In Wan Chai, Comix Home Base features a similarly modern reinterpretation of historic housing. When the Urban Renewal Authority (URA) took possession of 10 century-old shophouses on Burrows Street and Mallory Street, it was the first time the quasi-governmental agency had tried to renovate a block of old buildings without building something new in their place. It hired Hong Kong-based architecture firm Aedas to develop the design. “The row of four shophouses on Burrows Street were in a dilapidated status and suffered from past alterations, while the row of six shophouses on Mallory Street were in a more intact and authentic historic status,” says Edward Leung, the project’s design director.
Leung and his team decided to keep only the facades of the Burrows Street shophouses, which freed up room for a new public space inside the block. The Mallory Street shophouses were restored and converted into a hub for the city’s comics scene, with a cafe, library, gallery and meeting rooms. Current building codes prohibit the use of wood as a structural element, but Leung was able to retain the shophouses’ original timber beams by fireproofing and reinforcing them, which allowed him to keep the structure’s distinctive tiled roof. A similar approach was taken to preserve the original wooden staircases.
“It is important that visitors are able to walk up the steep and dark staircase to have a feel of the life in local shophouse dwellings back in the 1910s,” says Leung. By itself, that isn’t so different from a museum—but in the context of the shophouses’ modern additions, it’s an approach that gives new relevance to the past. “Conservation of historic buildings is not just about retaining features, but presenting the historical messages and architectural wisdom in a meaningful manner,” says Leung.
The fact that the URA—an agency founded to facilitate property development, not preservation—oversaw the creation of Comix Home Base shouldn’t be overlooked. Responsible for the much-criticised destruction of the Central street market, the URA’s foray into conservation is one of the ways the government has addressed growing concern over Hong Kong’s heritage. Another is the Revitalising Historic Buildings Through Partnership Scheme, launched in 2008 after protests against the demolition of the old Star Ferry pier. Since then, it has been responsible for many of the city’s high-profile conservation projects: PMQ, the Tai O Heritage Hotel, the Savannah College of Art and Design, the Blue House in Wan Chai, Mei Ho House and more.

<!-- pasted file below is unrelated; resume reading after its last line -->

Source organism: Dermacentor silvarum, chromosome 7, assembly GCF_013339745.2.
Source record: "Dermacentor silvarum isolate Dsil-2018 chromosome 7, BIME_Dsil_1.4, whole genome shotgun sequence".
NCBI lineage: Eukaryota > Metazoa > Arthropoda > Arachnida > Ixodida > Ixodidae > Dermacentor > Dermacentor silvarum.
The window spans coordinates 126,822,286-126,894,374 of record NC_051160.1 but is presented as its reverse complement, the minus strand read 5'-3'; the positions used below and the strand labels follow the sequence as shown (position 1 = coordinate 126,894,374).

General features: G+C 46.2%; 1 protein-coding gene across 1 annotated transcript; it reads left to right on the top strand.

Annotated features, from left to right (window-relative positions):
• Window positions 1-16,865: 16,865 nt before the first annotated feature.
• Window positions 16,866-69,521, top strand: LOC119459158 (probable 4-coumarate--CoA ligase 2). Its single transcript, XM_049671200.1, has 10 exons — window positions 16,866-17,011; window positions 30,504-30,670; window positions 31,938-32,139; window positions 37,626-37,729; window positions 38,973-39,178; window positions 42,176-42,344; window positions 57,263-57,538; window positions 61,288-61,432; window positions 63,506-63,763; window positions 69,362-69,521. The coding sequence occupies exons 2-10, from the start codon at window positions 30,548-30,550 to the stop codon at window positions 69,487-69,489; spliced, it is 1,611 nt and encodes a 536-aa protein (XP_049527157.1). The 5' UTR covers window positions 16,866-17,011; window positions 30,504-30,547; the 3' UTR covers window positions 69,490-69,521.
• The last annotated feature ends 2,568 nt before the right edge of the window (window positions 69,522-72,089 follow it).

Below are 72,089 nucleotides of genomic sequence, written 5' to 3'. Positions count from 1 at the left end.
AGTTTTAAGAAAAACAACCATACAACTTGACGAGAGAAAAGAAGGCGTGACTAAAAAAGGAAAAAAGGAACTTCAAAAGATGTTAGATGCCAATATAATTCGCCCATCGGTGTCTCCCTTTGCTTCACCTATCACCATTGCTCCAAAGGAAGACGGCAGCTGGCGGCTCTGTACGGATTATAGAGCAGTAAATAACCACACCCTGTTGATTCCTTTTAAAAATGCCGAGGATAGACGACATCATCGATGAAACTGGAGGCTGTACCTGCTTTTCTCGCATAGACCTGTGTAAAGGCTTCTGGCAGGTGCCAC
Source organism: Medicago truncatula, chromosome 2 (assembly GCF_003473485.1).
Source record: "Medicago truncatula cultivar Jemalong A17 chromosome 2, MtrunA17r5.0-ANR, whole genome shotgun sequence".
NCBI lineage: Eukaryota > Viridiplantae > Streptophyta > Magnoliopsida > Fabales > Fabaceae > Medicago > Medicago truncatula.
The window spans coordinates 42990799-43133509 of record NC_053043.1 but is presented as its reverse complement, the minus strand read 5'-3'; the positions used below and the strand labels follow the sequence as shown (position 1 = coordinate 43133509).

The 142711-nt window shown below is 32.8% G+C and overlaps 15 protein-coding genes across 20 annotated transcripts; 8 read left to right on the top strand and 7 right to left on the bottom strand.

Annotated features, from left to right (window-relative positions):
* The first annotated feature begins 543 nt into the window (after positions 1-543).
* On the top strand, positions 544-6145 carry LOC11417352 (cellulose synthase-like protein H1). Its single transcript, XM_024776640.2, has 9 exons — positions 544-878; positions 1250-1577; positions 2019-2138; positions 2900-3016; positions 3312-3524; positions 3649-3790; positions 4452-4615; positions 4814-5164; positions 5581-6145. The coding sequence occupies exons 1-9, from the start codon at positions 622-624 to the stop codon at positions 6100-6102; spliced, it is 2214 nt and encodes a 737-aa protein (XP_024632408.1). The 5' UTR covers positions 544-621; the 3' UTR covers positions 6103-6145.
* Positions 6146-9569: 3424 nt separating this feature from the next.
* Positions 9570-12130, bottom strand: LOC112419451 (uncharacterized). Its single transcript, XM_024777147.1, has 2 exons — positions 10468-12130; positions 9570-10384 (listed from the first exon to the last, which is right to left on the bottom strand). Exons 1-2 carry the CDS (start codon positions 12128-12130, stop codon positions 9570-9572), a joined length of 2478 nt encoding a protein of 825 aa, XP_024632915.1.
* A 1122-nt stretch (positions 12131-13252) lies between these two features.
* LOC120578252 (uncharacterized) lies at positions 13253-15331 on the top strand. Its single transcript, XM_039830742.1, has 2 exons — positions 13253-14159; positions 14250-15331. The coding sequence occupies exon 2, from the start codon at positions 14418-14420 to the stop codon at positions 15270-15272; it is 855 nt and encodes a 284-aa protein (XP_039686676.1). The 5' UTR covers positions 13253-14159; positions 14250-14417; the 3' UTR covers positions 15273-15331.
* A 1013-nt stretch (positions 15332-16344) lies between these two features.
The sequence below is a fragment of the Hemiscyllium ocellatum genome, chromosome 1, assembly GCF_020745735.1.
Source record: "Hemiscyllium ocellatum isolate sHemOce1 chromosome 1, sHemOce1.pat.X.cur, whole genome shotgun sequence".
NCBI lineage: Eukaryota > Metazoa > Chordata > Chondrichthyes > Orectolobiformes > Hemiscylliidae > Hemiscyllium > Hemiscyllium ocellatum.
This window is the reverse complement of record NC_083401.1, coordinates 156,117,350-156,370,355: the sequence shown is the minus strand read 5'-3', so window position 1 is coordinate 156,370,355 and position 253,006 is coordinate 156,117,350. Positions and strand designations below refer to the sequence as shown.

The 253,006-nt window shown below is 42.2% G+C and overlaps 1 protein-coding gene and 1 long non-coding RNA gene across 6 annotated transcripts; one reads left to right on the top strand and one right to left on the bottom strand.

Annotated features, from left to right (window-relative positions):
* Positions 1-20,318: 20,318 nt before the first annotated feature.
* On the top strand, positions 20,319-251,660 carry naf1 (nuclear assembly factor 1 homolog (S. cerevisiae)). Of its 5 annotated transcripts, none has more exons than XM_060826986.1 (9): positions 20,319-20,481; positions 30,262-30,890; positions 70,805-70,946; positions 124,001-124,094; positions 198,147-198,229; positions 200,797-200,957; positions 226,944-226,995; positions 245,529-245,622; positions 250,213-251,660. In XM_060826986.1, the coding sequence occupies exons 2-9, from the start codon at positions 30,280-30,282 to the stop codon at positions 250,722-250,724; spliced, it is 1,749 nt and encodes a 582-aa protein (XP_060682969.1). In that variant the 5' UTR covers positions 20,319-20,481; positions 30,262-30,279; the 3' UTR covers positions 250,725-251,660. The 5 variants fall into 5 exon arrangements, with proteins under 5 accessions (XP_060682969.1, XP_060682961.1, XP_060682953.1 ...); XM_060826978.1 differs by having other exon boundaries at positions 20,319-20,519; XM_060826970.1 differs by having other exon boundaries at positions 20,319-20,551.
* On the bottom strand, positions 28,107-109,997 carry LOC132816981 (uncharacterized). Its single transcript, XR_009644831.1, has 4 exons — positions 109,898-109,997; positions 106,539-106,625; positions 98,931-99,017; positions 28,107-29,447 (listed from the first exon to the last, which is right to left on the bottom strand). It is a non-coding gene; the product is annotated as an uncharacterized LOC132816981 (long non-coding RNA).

“Conservation of historic buildings is not just about retaining features, but presenting the historical messages and architectural wisdom in a meaningful manner” – Edward Leung
The thread that links all these projects is adaptive reuse. When the government takes possession of an old building, it invites proposals on how to renovate the structure with a new public purpose. That’s how a former public housing estate became a youth hostel and cultural centre, how a courthouse became a design school, and how an old police station became a boutique hotel. “Right now the key thing is to demonstrate to the public that this works,” says Lee Ho-yin. “It’s the only way we can produce heritage for the future.”